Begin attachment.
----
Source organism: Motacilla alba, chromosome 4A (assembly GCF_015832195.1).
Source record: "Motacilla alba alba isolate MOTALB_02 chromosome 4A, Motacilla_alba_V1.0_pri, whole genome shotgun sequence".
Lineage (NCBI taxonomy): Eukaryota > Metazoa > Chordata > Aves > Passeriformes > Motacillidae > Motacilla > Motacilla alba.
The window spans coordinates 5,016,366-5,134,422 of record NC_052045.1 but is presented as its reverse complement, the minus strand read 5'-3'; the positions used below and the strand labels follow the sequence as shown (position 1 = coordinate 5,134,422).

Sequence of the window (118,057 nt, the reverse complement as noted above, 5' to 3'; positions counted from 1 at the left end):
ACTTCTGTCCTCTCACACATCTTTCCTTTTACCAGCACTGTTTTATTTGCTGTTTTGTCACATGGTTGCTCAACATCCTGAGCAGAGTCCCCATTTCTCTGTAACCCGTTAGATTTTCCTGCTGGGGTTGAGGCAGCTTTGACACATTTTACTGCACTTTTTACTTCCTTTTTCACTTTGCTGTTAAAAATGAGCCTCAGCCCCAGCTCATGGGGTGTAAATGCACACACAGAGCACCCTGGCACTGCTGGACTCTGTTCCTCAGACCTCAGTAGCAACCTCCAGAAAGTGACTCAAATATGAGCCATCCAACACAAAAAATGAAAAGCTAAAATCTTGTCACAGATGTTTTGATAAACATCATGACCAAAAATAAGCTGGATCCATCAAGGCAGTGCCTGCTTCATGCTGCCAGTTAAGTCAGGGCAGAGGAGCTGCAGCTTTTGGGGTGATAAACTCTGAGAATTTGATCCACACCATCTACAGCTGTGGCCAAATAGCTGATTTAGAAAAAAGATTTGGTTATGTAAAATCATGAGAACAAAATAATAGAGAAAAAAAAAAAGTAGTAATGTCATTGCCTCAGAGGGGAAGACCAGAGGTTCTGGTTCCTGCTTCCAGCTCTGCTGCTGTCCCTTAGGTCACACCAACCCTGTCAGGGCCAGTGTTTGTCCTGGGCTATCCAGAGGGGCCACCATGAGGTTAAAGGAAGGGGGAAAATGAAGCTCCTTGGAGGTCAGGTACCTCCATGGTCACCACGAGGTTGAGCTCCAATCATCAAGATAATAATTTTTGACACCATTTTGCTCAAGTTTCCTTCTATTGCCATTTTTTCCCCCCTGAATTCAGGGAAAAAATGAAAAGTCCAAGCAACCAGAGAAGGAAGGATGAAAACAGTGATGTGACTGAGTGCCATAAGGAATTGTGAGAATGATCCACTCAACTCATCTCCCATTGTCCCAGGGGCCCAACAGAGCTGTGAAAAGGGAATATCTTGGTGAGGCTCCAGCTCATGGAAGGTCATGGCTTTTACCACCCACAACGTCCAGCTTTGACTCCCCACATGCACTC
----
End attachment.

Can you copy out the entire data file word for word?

Source organism: Motacilla alba, chromosome 4A (assembly GCF_015832195.1).
Source record: "Motacilla alba alba isolate MOTALB_02 chromosome 4A, Motacilla_alba_V1.0_pri, whole genome shotgun sequence".
Lineage (NCBI taxonomy): Eukaryota > Metazoa > Chordata > Aves > Passeriformes > Motacillidae > Motacilla > Motacilla alba.
The window spans coordinates 5,016,366-5,134,422 of record NC_052045.1 but is presented as its reverse complement, the minus strand read 5'-3'; the positions used below and the strand labels follow the sequence as shown (position 1 = coordinate 5,134,422).

Sequence of the window (118,057 nt, the reverse complement as noted above, 5' to 3'; positions counted from 1 at the left end):
ACTTCTGTCCTCTCACACATCTTTCCTTTTACCAGCACTGTTTTATTTGCTGTTTTGTCACATGGTTGCTCAACATCCTGAGCAGAGTCCCCATTTCTCTGTAACCCGTTAGATTTTCCTGCTGGGGTTGAGGCAGCTTTGACACATTTTACTGCACTTTTTACTTCCTTTTTCACTTTGCTGTTAAAAATGAGCCTCAGCCCCAGCTCATGGGGTGTAAATGCACACACAGAGCACCCTGGCACTGCTGGACTCTGTTCCTCAGACCTCAGTAGCAACCTCCAGAAAGTGACTCAAATATGAGCCATCCAACACAAAAAATGAAAAGCTAAAATCTTGTCACAGATGTTTTGATAAACATCATGACCAAAAATAAGCTGGATCCATCAAGGCAGTGCCTGCTTCATGCTGCCAGTTAAGTCAGGGCAGAGGAGCTGCAGCTTTTGGGGTGATAAACTCTGAGAATTTGATCCACACCATCTACAGCTGTGGCCAAATAGCTGATTTAGAAAAAAGATTTGGTTATGTAAAATCATGAGAACAAAATAATAGAGAAAAAAAAAAAGTAGTAATGTCATTGCCTCAGAGGGGAAGACCAGAGGTTCTGGTTCCTGCTTCCAGCTCTGCTGCTGTCCCTTAGGTCACACCAACCCTGTCAGGGCCAGTGTTTGTCCTGGGCTATCCAGAGGGGCCACCATGAGGTTAAAGGAAGGGGGAAAATGAAGCTCCTTGGAGGTCAGGTACCTCCATGGTCACCACGAGGTTGAGCTCCAATCATCAAGATAATAATTTTTGACACCATTTTGCTCAAGTTTCCTTCTATTGCCATTTTTTCCCCCCTGAATTCAGGGAAAAAATGAAAAGTCCAAGCAACCAGAGAAGGAAGGATGAAAACAGTGATGTGACTGAGTGCCATAAGGAATTGTGAGAATGATCCACTCAACTCATCTCCCATTGTCCCAGGGGCCCAACAGAGCTGTGAAAAGGGAATATCTTGGTGAGGCTCCAGCTCATGGAAGGTCATGGCTTTTACCACCCACAACGTCCAGCTTTGACTCCCCACATGCACTC